Roscoe led her through the hazy morning mist down leaf-stained sidewalks until they were across the street from the park they used to go to. He smelled oddly of aftershave.  Audrey took hold of the leash and dragged them down a different road. Roscoe pulled back. Rather than using his teeth, he held the leash with his paws, standing on his hind legs and digging his claws into the faux leather.

“No, Roscoe!” she growled. “What are you doing? Stop it!”

Roscoe sat down on the spot and rested his chin on his white-socked feet, his brown eyes looking almost hazel in the light.

She pulled him up and turned around, cutting the walk short and giving him an extra treat when they got home.

After taking out the cleaning supplies from under the sink, Audrey went to the couch to play some music on the TV but ended up falling asleep.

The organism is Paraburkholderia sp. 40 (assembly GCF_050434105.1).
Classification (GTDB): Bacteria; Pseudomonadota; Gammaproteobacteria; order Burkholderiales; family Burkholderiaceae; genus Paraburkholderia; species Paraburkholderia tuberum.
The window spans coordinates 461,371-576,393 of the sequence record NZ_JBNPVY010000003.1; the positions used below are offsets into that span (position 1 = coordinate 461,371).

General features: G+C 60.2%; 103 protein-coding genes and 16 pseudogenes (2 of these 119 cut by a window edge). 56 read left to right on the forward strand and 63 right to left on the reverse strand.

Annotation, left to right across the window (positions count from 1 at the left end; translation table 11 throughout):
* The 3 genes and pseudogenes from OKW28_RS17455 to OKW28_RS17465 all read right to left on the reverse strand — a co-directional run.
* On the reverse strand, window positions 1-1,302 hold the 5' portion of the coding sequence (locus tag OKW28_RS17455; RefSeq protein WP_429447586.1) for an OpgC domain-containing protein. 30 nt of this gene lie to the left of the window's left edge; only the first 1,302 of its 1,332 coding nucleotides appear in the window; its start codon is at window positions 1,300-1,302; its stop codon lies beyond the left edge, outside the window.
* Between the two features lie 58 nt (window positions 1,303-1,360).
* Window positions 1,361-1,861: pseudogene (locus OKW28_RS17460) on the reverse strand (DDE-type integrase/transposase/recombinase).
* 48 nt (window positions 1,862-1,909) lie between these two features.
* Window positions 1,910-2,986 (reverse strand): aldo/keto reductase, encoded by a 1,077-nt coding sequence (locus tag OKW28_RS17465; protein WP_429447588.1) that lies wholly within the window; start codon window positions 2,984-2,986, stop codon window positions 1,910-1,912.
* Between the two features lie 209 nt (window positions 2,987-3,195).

When she woke up, she heard movement behind her and didn’t rise right away. Clinking dishes and the creaking of cupboard doors, jazz music easing out of the small speakers on the coffee table – and was that the smell of pork chops?

Audrey peered her head over the cushions to see Roscoe, walking around on his back feet, holding a glass of Pinot Noir and humming to the music. When their eyes met, he seemed to smile. He scampered to the table and carried a plate of pork chops, green beans and mashed potatoes over to her.

Oh my god. I’ve lost it. I’ve really lost it. Why didn’t I try that meditation app before it was too late?

“Ruff!” cried Roscoe.

Audrey pinched herself up and down her arms and legs and smacked herself on the cheek. But when she turned around, her dog was sitting on the recliner, his wet nose in the latest Stephen King book and his right paw somehow gripping a half-empty wine glass.